Proper management to prevent and control disease has historically been a higher priority in production animal medicine than in small animal medicine. However, appropriate management is just as important for small animals, whether their environment is that of a single or multiple-pet household or a more intensive housing situation such as a kennel or cattery.
Hormonal Control of Estrus
Hormones are commonly used to manipulate the estrous cycle. The major indications for hormonal control of estrus are to induce luteolysis, induce ovulation of a mature follicle, suppress estrus, induce cyclicity in anestrous animals, and superovulate cyclic animals. Effective treatments for these manipulations vary among species. A number of treatments currently lack regulatory approval; label instructions should be followed.
Management and Nutrition Introduction
Almost all domesticated animals rely on their caretakers to maintain their health and well-being, to provide appropriate nutrition, and to meet behavioral needs and any special physiologic requirements. The success of proper management and nutrition is especially important to agricultural species that must sustain growth and production. Genetic advancement has led to continual increases in productivity that place similar continual pressure on animal husbandry management to ensure it does not limit animal health, well-being, or productivity.
Management of Reproduction: Cattle
Dairy and beef producers should strive to increase reproductive efficiency as a key driver of economic efficiency in the sector. Reproductive efficiency, or "pregnancy rate," is defined as the proportion of cows eligible to be bred that become pregnant during an estrous cycle (or approximately 21 days), and which determines the calving to conception interval at the end of the voluntary waiting period. As pregnancy rate increases in dairy herds, the calving to conception interval decreases, and the herd status becomes, on average, less "days in milk" (DIM). This has the effect of increasing the potential amount of milk produced per day of herd lifetime, because yield classically declines at 0.3% per day after peak lactation production. A major and realistic goal of every beef cow/calf operator should be to raise or market 85 calves per 100 cows every year. Greater reproductive efficiency also reduces the number of cows culled for reproductive failure; collectively, these changes increase herd income.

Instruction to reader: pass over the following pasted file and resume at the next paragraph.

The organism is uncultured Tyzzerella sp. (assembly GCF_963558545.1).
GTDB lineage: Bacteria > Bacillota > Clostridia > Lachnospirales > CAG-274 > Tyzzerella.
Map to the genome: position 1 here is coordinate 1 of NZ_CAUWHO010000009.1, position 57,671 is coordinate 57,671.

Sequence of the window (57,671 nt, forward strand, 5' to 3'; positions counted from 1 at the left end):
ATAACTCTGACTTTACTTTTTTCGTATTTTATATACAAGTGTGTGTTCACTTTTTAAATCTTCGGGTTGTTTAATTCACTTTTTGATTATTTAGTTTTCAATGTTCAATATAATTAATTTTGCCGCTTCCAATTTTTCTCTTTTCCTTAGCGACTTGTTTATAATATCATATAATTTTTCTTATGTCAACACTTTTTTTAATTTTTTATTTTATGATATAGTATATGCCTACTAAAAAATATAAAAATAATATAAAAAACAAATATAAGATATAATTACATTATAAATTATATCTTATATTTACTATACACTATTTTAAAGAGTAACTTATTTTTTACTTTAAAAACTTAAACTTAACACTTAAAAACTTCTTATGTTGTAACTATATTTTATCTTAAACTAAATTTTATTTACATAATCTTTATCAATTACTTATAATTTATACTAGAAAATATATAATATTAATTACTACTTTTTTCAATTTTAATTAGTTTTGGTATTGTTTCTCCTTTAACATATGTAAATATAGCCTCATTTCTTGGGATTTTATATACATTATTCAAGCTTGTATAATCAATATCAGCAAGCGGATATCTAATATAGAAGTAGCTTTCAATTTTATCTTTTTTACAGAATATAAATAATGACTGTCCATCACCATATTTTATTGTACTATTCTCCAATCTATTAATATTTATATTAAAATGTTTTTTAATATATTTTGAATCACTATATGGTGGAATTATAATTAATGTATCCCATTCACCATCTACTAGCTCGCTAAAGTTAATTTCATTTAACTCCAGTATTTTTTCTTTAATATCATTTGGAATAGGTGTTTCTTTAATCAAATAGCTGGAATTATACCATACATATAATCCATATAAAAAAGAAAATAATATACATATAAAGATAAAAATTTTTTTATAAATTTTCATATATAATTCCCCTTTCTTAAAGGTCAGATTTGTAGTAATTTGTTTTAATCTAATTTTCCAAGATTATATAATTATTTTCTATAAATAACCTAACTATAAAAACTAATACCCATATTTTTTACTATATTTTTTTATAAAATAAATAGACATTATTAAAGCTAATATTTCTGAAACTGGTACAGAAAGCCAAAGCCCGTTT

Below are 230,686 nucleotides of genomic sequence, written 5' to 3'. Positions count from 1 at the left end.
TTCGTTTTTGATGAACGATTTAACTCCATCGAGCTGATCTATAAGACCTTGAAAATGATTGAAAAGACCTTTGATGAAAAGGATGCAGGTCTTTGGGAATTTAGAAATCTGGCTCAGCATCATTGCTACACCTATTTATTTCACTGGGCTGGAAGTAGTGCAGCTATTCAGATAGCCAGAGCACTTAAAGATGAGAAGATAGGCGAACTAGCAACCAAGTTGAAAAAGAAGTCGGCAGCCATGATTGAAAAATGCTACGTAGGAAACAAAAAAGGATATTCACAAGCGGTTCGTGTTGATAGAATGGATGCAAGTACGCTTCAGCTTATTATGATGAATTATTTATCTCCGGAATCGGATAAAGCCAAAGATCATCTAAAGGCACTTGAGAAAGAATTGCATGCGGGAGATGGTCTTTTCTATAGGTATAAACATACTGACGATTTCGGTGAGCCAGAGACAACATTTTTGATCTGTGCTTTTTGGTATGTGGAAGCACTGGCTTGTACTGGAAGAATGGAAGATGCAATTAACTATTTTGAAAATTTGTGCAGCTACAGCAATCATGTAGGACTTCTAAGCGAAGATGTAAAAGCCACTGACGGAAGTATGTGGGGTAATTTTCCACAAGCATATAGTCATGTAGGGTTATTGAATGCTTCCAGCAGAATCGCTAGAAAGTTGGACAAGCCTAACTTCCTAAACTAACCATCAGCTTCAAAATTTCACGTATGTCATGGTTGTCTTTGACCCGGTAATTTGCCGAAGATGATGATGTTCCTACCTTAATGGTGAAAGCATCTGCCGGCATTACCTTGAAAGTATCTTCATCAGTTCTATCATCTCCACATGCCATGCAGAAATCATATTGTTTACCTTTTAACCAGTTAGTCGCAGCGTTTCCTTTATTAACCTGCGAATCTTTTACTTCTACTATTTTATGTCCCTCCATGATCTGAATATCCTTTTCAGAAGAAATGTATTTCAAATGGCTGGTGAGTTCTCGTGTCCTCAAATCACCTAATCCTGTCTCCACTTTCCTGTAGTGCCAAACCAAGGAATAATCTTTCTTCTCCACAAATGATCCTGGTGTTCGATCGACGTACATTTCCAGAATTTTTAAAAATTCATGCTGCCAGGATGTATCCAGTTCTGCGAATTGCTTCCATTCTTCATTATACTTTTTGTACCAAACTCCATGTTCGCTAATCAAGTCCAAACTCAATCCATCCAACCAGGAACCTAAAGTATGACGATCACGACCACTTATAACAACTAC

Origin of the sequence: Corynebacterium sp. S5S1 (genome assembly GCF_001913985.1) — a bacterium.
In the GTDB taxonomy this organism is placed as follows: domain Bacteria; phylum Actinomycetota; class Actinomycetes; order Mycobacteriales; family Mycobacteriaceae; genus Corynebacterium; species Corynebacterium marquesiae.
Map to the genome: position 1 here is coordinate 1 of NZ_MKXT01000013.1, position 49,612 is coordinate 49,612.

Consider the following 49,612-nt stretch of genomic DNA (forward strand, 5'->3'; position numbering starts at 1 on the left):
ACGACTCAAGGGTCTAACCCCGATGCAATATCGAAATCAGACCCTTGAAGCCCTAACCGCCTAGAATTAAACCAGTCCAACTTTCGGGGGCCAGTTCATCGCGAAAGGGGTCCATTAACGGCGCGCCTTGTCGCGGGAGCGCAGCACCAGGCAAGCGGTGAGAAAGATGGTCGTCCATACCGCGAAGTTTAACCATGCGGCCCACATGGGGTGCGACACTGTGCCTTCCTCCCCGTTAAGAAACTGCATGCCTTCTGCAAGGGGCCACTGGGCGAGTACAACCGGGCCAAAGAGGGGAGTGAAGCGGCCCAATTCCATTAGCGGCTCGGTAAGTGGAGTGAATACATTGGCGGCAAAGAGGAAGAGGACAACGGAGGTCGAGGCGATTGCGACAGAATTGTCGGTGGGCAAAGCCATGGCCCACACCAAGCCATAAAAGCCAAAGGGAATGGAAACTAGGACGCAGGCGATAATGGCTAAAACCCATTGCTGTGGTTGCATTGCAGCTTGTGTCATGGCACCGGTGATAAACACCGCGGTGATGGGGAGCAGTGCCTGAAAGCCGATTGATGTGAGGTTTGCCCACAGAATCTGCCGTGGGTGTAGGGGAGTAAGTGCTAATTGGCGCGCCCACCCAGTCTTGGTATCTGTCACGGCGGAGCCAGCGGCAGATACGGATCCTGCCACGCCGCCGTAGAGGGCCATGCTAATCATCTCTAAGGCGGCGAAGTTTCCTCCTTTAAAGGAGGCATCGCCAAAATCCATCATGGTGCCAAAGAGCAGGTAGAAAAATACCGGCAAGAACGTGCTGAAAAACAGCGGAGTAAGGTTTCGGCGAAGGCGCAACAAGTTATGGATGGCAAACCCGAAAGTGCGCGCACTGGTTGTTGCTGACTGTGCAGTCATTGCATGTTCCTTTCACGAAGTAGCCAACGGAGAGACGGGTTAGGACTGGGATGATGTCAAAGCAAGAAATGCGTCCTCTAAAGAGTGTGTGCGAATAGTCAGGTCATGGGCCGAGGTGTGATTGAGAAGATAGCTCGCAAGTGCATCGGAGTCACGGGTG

Management of Reproduction: Goats
Goats are spontaneously ovulating, seasonally polyestrous animals with peak sexual activity occurring in the fall when day length is decreasing. Factors that affect onset and length of the breeding season include geographic location (latitude and climate, specifically), breed, social structure, and photoperiod. In temperate regions, the natural breeding season is mostly restricted to the fall and winter to allow for kidding in the spring and summer, when nutritional conditions are adequate. Under tropical and subtropical conditions, where temperature and photoperiod are less variable, certain breeds can have an extended breeding period if appropriate resources are available to allow for kidding year-round. The average duration of the goat estrous cycle is 21 days but can vary with different breeds or environment. A relatively high frequency of short cycles is characteristic of goats and tend to occur in young does, at the onset of the breeding season, and with prostaglandin induction of ovulation. Longer cycles may be seen later in the season.
Management of Reproduction: Horses
Nearly all mares are seasonally polyestrous and cycle when the length of daylight is long. Anestrus is seen during the winter when daylight length is short. During anestrus, the uterus is flaccid, and the ovaries are inactive with no significant follicles or corpora lutea. The cervix may be closed but not firm and tight, or it may be thin, short, and dilated. As the length of daylight increases, mares undergo a vernal transition and the ovaries become active, with numerous large (>25 mm) follicles. The cervix and uterus have minimal tone. Mares have three or four prolonged intervals of estrus (periods of sexual receptivity to the stallion) during the vernal transition, but ovulation does not occur. The end of vernal transition is marked by a surge of luteinizing hormone and subsequent ovulation. After this ovulation, the first 21-day interovulatory period of that breeding season occurs and a regular estrous cycle is established.
Management of Reproduction: Pigs